Written by Melissa Argueta Friday, 03 June 2011 00:00
It’s the million-dollar question on the mind of many residents in Garden City: What will become of historic St. Paul’s Main Building? The Committee to Save St. Paul’s (CSSP) recently announced that it is prepared to present an updated plan for the building to the board of trustees come this fall.
At the most recent village board meeting, Peter Negri, president of the CSSP, was prepared to provide a possible solution to this looming village issue. Negri prefaced his remarks to the board by reminding the audience that on April 27, more than 4,400 residents voted on whether or not to float a $3.75 million bond to demolish the former boys school. Negri maintained that of those 4,400 voters, 75 percent (3,290 votes) voted against the issuance of a bond to demolish the structure.
“Clearly, the residents of this wonderful village, despite the frustrations of over 18 years of ownership, studies, and various options, proposals, committees and so forth, without reaching a conclusion, have stated clearly that they do not want to lose this treasure.
“It is time to move forward, take action, and respect the wishes of our fellow residents,” Negri added.
In June 2010, the CSSP and the Garden City Historical Society presented a plan designed to preserve the building and provide for public use. By virtue of a letter to the mayor and trustees hand-delivered on May 9, Negri explained that CSSP is prepared to update its proposal with additional details. Negri stated that the new plan will address various topics, including community uses; legal structure of a proposed plan; issues of operating the building; construction cost verifications; and a broad community outreach program.
Specifically Negri pointed out that the CSSP has been working hard on addressing fundraising and grant opportunities. “We have already secured a number of 6-figure pledges,” he said. He also explained that the CSSP has received information and will attend workshops on the Environmental Protection Fund grant program. He said the organization will be prepared to submit an application by the Sept. 1 deadline, following up on the $100,000 matching grant from the Gerry Foundation, administered by SPLIA (the Society for the Preservation of Long Island Antiquities).
Additionally, Negri informed the board that the Committee has plans to meet again with SPLIA and explore public and private fundraising opportunities with a number of sources, including The Rauch Foundation. “We’ve had detailed discussions with a firm specializing in providing guidance and expertise in obtaining historic tax credits, which could result in adding over $1.5 million in capital to the project, reducing the cost to village taxpayers by a considerable amount,” Negri said.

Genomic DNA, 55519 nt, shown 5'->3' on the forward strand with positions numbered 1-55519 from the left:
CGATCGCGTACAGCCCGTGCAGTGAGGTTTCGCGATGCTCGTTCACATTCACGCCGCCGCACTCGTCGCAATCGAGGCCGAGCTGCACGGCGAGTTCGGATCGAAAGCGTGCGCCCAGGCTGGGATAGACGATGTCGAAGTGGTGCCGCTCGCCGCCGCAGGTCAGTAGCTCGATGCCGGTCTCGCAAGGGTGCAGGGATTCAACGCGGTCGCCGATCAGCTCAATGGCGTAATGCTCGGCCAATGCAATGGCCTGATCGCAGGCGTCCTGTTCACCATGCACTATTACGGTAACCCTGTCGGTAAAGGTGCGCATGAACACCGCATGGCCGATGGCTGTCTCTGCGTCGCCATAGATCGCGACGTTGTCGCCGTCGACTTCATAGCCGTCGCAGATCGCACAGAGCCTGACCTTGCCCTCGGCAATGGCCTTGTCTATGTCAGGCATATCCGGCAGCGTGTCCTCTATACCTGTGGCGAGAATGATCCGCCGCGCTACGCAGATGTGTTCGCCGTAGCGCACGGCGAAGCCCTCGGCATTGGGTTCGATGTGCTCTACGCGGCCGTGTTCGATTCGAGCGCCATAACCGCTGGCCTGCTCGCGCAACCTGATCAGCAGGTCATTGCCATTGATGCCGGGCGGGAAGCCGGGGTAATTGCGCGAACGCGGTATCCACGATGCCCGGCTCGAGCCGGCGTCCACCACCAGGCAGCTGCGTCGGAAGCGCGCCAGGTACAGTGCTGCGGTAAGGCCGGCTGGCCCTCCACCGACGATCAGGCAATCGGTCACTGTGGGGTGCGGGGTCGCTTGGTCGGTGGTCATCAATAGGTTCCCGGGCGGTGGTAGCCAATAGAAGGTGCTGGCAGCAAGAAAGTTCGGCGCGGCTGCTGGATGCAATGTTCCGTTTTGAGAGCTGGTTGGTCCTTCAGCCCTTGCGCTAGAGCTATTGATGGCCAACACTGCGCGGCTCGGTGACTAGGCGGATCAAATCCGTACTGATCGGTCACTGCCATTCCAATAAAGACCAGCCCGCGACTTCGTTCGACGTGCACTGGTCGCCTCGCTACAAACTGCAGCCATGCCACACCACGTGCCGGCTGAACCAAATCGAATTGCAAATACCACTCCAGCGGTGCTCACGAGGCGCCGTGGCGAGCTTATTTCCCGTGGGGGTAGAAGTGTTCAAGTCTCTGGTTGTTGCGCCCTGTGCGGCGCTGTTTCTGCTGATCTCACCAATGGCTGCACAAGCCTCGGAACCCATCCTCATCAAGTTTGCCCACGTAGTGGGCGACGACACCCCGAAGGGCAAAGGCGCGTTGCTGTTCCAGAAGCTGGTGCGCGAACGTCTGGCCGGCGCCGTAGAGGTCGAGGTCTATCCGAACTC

A deadline has been set of Sept. 9 to present detailed plans to the village, according to Negri. Prior to that date, CSSP will reach out to the community in a variety of ways “to get their input, to keep them informed of our progress, and to get their help and support,” he said.
It was stated by Negri that the CSSP’s intent is to work in conjunction with village officials on this project and needs support in regards to all activities. “It will not be possible to make progress if we simply sit passively and wait for something to develop. We need to work together in taking an active role in moving this program forward,” Negri said.
In order to flesh out the updated plan for the future of the building, Negri requested that CSSP needs certain resources of the village, specifically the village administrator, in order to provide information and access to the building when necessary. “We’re asking for your formal support via a resolution to allow us at virtually no cost to the village to work with you to bring this thing to a head,” Negri stated.
As a result of this request, Trustee Andrew Cavanaugh offered the resolution to be considered by the board to make village resources available to assist in the project in various tax filings and tax credits; and to make the premises itself on a reasonable basis available to facilitate what kind of inspections and engineering reviews the CSSP may be arranging.
Cavanaugh stated that CSSP should present a formal report of its conclusions to the board of trustees no later than Sept. 9.
Trustee Dennis Donnelly said he looked forward to seeing the updated proposal and inquired as to whether there would be a limit on village staff’s time to devote to the project.
While Trustee John Demaro commented that he had no objection to provide village assistance to the Committee, he said the board should open it up to other groups who have a proposal.
Cavanaugh said if another group generated a proposal, the board would be foolish not to listen to it.
Trustee Nicholas Episcopia said he didn’t think anybody on board objected to cooperating with the CSSP’s request, but expressed concern that the village’s staff may be busy with the budget planning process. “This is way too open-ended...We don’t know how much time this is going to take,” Episcopia said.
Negri clarified that the CSSP had already accomplished a grassroots campaign and proposal without any help from the village. He said, “I don’t anticipate having great burdens and demands on anyone’s time but we do ask for a reasonable amount of support.”
Subsequently, the village board voted 7 to 1 in favor of the resolution.